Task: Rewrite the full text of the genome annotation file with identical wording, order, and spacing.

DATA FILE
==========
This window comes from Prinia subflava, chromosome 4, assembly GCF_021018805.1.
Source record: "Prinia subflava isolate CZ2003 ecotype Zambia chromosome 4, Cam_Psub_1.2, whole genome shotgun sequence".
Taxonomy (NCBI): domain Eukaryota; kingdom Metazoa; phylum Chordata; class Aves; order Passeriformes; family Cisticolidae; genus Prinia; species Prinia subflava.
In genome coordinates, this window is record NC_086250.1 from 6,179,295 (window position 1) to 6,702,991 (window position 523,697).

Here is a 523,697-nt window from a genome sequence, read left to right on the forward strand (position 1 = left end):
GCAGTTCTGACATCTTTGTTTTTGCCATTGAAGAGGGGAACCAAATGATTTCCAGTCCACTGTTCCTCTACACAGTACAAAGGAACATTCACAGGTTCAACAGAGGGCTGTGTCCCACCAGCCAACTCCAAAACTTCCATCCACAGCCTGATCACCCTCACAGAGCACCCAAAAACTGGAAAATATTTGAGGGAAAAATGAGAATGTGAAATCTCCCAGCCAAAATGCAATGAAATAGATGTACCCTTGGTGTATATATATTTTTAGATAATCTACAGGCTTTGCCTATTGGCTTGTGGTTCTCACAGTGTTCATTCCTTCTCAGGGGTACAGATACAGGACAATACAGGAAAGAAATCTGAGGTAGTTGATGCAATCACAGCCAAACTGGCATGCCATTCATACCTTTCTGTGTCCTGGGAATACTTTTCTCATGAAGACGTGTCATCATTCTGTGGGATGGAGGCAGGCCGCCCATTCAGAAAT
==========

This window comes from Prinia subflava, chromosome 4, assembly GCF_021018805.1.
Source record: "Prinia subflava isolate CZ2003 ecotype Zambia chromosome 4, Cam_Psub_1.2, whole genome shotgun sequence".
Taxonomy (NCBI): domain Eukaryota; kingdom Metazoa; phylum Chordata; class Aves; order Passeriformes; family Cisticolidae; genus Prinia; species Prinia subflava.
In genome coordinates, this window is record NC_086250.1 from 6,179,295 (window position 1) to 6,702,991 (window position 523,697).

Here is a 523,697-nt window from a genome sequence, read left to right on the forward strand (position 1 = left end):
GCAGTTCTGACATCTTTGTTTTTGCCATTGAAGAGGGGAACCAAATGATTTCCAGTCCACTGTTCCTCTACACAGTACAAAGGAACATTCACAGGTTCAACAGAGGGCTGTGTCCCACCAGCCAACTCCAAAACTTCCATCCACAGCCTGATCACCCTCACAGAGCACCCAAAAACTGGAAAATATTTGAGGGAAAAATGAGAATGTGAAATCTCCCAGCCAAAATGCAATGAAATAGATGTACCCTTGGTGTATATATATTTTTAGATAATCTACAGGCTTTGCCTATTGGCTTGTGGTTCTCACAGTGTTCATTCCTTCTCAGGGGTACAGATACAGGACAATACAGGAAAGAAATCTGAGGTAGTTGATGCAATCACAGCCAAACTGGCATGCCATTCATACCTTTCTGTGTCCTGGGAATACTTTTCTCATGAAGACGTGTCATCATTCTGTGGGATGGAGGCAGGCCGCCCATTCAGAAAT